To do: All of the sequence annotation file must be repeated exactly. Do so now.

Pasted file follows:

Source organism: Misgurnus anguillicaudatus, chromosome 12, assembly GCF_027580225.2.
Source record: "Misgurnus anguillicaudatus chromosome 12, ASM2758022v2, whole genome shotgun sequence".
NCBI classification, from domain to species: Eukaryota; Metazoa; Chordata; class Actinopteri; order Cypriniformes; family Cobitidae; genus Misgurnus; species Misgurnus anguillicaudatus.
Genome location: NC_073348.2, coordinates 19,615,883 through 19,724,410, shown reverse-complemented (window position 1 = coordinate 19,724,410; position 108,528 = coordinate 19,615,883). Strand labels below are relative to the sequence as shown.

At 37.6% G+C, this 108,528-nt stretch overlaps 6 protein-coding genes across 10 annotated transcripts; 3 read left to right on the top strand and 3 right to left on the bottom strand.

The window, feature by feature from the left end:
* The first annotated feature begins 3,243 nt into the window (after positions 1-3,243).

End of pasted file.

Source organism: Misgurnus anguillicaudatus, chromosome 12, assembly GCF_027580225.2.
Source record: "Misgurnus anguillicaudatus chromosome 12, ASM2758022v2, whole genome shotgun sequence".
NCBI classification, from domain to species: Eukaryota; Metazoa; Chordata; class Actinopteri; order Cypriniformes; family Cobitidae; genus Misgurnus; species Misgurnus anguillicaudatus.
Genome location: NC_073348.2, coordinates 19,615,883 through 19,724,410, shown reverse-complemented (window position 1 = coordinate 19,724,410; position 108,528 = coordinate 19,615,883). Strand labels below are relative to the sequence as shown.

At 37.6% G+C, this 108,528-nt stretch overlaps 6 protein-coding genes across 10 annotated transcripts; 3 read left to right on the top strand and 3 right to left on the bottom strand.

The window, feature by feature from the left end:
* The first annotated feature begins 3,243 nt into the window (after positions 1-3,243).